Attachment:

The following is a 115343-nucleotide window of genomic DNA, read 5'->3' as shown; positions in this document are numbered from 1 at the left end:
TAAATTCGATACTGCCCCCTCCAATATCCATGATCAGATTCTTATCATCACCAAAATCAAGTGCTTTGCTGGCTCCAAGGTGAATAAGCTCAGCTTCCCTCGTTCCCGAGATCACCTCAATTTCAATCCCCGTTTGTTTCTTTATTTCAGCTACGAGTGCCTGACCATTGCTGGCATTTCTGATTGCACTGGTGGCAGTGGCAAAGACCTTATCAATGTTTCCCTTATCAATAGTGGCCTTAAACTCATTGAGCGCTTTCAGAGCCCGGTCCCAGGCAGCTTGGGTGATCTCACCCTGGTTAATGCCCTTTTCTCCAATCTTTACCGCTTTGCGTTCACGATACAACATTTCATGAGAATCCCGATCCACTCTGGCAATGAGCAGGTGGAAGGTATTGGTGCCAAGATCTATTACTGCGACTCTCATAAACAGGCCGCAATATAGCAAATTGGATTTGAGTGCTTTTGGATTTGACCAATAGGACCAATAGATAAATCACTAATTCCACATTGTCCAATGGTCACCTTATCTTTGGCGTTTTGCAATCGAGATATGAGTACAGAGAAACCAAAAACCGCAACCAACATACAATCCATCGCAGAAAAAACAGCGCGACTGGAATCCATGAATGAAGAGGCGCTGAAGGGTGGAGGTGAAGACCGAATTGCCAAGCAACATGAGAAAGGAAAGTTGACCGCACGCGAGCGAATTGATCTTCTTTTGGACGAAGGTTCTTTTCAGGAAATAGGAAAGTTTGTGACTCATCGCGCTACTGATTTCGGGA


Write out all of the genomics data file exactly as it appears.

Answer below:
The following is a 115343-nucleotide window of genomic DNA, read 5'->3' as shown; positions in this document are numbered from 1 at the left end:
TAAATTCGATACTGCCCCCTCCAATATCCATGATCAGATTCTTATCATCACCAAAATCAAGTGCTTTGCTGGCTCCAAGGTGAATAAGCTCAGCTTCCCTCGTTCCCGAGATCACCTCAATTTCAATCCCCGTTTGTTTCTTTATTTCAGCTACGAGTGCCTGACCATTGCTGGCATTTCTGATTGCACTGGTGGCAGTGGCAAAGACCTTATCAATGTTTCCCTTATCAATAGTGGCCTTAAACTCATTGAGCGCTTTCAGAGCCCGGTCCCAGGCAGCTTGGGTGATCTCACCCTGGTTAATGCCCTTTTCTCCAATCTTTACCGCTTTGCGTTCACGATACAACATTTCATGAGAATCCCGATCCACTCTGGCAATGAGCAGGTGGAAGGTATTGGTGCCAAGATCTATTACTGCGACTCTCATAAACAGGCCGCAATATAGCAAATTGGATTTGAGTGCTTTTGGATTTGACCAATAGGACCAATAGATAAATCACTAATTCCACATTGTCCAATGGTCACCTTATCTTTGGCGTTTTGCAATCGAGATATGAGTACAGAGAAACCAAAAACCGCAACCAACATACAATCCATCGCAGAAAAAACAGCGCGACTGGAATCCATGAATGAAGAGGCGCTGAAGGGTGGAGGTGAAGACCGAATTGCCAAGCAACATGAGAAAGGAAAGTTGACCGCACGCGAGCGAATTGATCTTCTTTTGGACGAAGGTTCTTTTCAGGAAATAGGAAAGTTTGTGACTCATCGCGCTACTGATTTCGGGA